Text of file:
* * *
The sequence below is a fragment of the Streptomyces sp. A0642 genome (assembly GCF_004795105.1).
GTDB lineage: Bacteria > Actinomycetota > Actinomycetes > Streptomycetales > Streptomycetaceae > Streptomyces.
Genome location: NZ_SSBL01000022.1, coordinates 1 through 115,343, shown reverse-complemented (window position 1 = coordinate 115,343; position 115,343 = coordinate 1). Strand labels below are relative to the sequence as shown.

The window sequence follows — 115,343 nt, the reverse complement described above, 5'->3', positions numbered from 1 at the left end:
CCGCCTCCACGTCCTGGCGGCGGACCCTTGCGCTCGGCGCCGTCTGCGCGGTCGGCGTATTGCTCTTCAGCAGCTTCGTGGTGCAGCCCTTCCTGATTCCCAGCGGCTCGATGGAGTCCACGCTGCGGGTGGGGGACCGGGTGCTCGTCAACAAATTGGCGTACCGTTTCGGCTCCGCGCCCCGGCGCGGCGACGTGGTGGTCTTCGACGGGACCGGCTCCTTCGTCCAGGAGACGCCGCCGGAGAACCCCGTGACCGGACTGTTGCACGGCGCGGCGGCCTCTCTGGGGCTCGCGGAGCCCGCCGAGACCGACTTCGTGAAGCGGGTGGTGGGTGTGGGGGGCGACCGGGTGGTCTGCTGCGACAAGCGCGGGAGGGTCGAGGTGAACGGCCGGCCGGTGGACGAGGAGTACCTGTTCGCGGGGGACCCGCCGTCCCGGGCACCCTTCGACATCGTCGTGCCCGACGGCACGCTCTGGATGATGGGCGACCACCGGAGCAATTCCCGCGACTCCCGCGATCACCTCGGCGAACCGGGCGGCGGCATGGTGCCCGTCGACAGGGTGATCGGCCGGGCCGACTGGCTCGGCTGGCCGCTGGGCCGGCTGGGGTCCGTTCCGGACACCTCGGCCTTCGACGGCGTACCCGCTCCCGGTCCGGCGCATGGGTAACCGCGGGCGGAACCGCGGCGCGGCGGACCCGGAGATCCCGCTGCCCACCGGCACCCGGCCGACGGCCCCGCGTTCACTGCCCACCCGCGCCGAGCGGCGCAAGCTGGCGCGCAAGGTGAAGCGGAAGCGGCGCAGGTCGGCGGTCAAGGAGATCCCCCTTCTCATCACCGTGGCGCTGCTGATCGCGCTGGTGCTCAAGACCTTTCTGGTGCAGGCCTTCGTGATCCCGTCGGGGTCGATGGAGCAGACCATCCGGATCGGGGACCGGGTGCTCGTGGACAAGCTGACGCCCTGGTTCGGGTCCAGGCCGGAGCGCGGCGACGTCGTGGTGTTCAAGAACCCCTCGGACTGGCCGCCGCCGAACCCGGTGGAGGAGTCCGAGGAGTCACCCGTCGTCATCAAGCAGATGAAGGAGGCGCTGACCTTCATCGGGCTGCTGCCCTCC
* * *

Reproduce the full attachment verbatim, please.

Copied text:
The sequence below is a fragment of the Streptomyces sp. A0642 genome (assembly GCF_004795105.1).
GTDB lineage: Bacteria > Actinomycetota > Actinomycetes > Streptomycetales > Streptomycetaceae > Streptomyces.
Genome location: NZ_SSBL01000022.1, coordinates 1 through 115,343, shown reverse-complemented (window position 1 = coordinate 115,343; position 115,343 = coordinate 1). Strand labels below are relative to the sequence as shown.

The window sequence follows — 115,343 nt, the reverse complement described above, 5'->3', positions numbered from 1 at the left end:
CCGCCTCCACGTCCTGGCGGCGGACCCTTGCGCTCGGCGCCGTCTGCGCGGTCGGCGTATTGCTCTTCAGCAGCTTCGTGGTGCAGCCCTTCCTGATTCCCAGCGGCTCGATGGAGTCCACGCTGCGGGTGGGGGACCGGGTGCTCGTCAACAAATTGGCGTACCGTTTCGGCTCCGCGCCCCGGCGCGGCGACGTGGTGGTCTTCGACGGGACCGGCTCCTTCGTCCAGGAGACGCCGCCGGAGAACCCCGTGACCGGACTGTTGCACGGCGCGGCGGCCTCTCTGGGGCTCGCGGAGCCCGCCGAGACCGACTTCGTGAAGCGGGTGGTGGGTGTGGGGGGCGACCGGGTGGTCTGCTGCGACAAGCGCGGGAGGGTCGAGGTGAACGGCCGGCCGGTGGACGAGGAGTACCTGTTCGCGGGGGACCCGCCGTCCCGGGCACCCTTCGACATCGTCGTGCCCGACGGCACGCTCTGGATGATGGGCGACCACCGGAGCAATTCCCGCGACTCCCGCGATCACCTCGGCGAACCGGGCGGCGGCATGGTGCCCGTCGACAGGGTGATCGGCCGGGCCGACTGGCTCGGCTGGCCGCTGGGCCGGCTGGGGTCCGTTCCGGACACCTCGGCCTTCGACGGCGTACCCGCTCCCGGTCCGGCGCATGGGTAACCGCGGGCGGAACCGCGGCGCGGCGGACCCGGAGATCCCGCTGCCCACCGGCACCCGGCCGACGGCCCCGCGTTCACTGCCCACCCGCGCCGAGCGGCGCAAGCTGGCGCGCAAGGTGAAGCGGAAGCGGCGCAGGTCGGCGGTCAAGGAGATCCCCCTTCTCATCACCGTGGCGCTGCTGATCGCGCTGGTGCTCAAGACCTTTCTGGTGCAGGCCTTCGTGATCCCGTCGGGGTCGATGGAGCAGACCATCCGGATCGGGGACCGGGTGCTCGTGGACAAGCTGACGCCCTGGTTCGGGTCCAGGCCGGAGCGCGGCGACGTCGTGGTGTTCAAGAACCCCTCGGACTGGCCGCCGCCGAACCCGGTGGAGGAGTCCGAGGAGTCACCCGTCGTCATCAAGCAGATGAAGGAGGCGCTGACCTTCATCGGGCTGCTGCCCTCC